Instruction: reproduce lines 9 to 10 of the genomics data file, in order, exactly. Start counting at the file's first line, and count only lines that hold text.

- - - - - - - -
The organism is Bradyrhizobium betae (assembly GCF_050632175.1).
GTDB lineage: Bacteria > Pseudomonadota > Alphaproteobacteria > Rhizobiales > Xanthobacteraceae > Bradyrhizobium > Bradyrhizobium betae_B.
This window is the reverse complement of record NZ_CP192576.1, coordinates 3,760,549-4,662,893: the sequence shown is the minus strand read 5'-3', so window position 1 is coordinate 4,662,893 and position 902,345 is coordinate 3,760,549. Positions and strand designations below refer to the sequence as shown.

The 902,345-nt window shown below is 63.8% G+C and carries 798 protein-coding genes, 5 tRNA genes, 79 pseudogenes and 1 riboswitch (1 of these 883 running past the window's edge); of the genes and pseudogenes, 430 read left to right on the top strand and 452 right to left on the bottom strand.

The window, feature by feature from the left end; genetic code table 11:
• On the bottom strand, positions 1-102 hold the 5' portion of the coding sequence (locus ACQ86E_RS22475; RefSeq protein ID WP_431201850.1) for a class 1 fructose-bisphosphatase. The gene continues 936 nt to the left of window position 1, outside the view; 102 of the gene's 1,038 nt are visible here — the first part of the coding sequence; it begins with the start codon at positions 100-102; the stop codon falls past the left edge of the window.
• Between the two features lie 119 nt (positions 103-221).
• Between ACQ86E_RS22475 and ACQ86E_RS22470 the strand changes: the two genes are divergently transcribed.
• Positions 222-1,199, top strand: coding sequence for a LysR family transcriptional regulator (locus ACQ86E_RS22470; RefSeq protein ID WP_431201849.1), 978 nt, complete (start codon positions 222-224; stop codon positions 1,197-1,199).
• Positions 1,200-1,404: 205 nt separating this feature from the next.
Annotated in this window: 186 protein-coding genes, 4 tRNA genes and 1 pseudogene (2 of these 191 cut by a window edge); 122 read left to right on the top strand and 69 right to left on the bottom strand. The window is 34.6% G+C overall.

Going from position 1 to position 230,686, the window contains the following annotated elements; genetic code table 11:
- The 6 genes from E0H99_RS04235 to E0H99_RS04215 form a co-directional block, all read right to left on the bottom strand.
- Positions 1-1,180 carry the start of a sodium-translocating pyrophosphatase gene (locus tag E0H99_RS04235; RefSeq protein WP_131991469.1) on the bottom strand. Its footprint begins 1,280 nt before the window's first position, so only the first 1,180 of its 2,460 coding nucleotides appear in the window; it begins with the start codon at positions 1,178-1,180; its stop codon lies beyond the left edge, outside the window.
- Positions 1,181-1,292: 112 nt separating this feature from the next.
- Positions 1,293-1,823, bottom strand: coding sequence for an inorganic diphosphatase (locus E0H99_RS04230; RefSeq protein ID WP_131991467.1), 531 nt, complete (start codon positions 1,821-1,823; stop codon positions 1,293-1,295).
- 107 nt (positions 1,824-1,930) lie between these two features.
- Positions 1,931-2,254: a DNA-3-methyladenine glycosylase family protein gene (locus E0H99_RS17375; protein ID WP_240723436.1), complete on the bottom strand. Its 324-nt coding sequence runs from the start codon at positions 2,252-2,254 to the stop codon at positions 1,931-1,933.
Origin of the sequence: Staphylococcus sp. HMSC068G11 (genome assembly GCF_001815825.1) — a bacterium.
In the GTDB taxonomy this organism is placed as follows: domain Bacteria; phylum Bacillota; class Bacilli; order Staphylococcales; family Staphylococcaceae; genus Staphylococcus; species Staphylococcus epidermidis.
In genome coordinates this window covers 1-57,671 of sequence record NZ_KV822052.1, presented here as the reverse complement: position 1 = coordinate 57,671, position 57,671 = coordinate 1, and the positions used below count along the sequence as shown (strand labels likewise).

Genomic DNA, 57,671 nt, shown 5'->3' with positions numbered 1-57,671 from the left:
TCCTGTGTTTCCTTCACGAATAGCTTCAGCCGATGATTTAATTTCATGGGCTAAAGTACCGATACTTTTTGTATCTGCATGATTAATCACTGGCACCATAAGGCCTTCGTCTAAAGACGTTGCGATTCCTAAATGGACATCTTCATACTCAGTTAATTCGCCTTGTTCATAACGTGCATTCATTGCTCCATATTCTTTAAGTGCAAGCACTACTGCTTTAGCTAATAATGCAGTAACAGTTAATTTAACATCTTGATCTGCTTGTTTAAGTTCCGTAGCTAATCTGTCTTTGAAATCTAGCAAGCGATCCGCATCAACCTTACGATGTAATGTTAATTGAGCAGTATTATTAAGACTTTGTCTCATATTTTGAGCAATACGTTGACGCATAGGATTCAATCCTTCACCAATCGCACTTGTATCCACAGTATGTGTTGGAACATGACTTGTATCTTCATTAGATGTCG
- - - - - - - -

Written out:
• Positions 222-1,199, top strand: coding sequence for a LysR family transcriptional regulator (locus ACQ86E_RS22470; RefSeq protein ID WP_431201849.1), 978 nt, complete (start codon positions 222-224; stop codon positions 1,197-1,199).
• Positions 1,200-1,404: 205 nt separating this feature from the next.